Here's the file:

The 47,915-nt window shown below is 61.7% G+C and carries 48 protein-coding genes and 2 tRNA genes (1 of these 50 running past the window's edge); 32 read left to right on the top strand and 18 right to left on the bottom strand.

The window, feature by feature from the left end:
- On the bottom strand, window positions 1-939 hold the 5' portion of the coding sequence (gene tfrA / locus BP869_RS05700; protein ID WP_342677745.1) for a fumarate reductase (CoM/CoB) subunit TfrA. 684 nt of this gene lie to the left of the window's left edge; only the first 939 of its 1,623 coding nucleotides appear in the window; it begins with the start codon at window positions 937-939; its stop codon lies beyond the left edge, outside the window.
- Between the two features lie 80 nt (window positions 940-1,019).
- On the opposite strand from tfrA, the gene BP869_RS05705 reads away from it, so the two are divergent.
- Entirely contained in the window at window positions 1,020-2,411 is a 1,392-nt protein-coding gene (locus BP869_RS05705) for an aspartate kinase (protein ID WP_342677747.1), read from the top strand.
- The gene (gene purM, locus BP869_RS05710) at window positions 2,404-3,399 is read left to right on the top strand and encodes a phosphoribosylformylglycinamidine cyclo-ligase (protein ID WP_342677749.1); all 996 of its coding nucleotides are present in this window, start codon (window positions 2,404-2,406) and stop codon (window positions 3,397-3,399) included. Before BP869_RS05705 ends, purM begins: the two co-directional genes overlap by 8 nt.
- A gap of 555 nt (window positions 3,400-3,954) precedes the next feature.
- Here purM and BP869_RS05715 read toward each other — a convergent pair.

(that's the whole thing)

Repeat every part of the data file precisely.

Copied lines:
The 47,915-nt window shown below is 61.7% G+C and carries 48 protein-coding genes and 2 tRNA genes (1 of these 50 running past the window's edge); 32 read left to right on the top strand and 18 right to left on the bottom strand.

The window, feature by feature from the left end:
- On the bottom strand, window positions 1-939 hold the 5' portion of the coding sequence (gene tfrA / locus BP869_RS05700; protein ID WP_342677745.1) for a fumarate reductase (CoM/CoB) subunit TfrA. 684 nt of this gene lie to the left of the window's left edge; only the first 939 of its 1,623 coding nucleotides appear in the window; it begins with the start codon at window positions 937-939; its stop codon lies beyond the left edge, outside the window.
- Between the two features lie 80 nt (window positions 940-1,019).
- On the opposite strand from tfrA, the gene BP869_RS05705 reads away from it, so the two are divergent.
- Entirely contained in the window at window positions 1,020-2,411 is a 1,392-nt protein-coding gene (locus BP869_RS05705) for an aspartate kinase (protein ID WP_342677747.1), read from the top strand.
- The gene (gene purM, locus BP869_RS05710) at window positions 2,404-3,399 is read left to right on the top strand and encodes a phosphoribosylformylglycinamidine cyclo-ligase (protein ID WP_342677749.1); all 996 of its coding nucleotides are present in this window, start codon (window positions 2,404-2,406) and stop codon (window positions 3,397-3,399) included. Before BP869_RS05705 ends, purM begins: the two co-directional genes overlap by 8 nt.
- A gap of 555 nt (window positions 3,400-3,954) precedes the next feature.
- Here purM and BP869_RS05715 read toward each other — a convergent pair.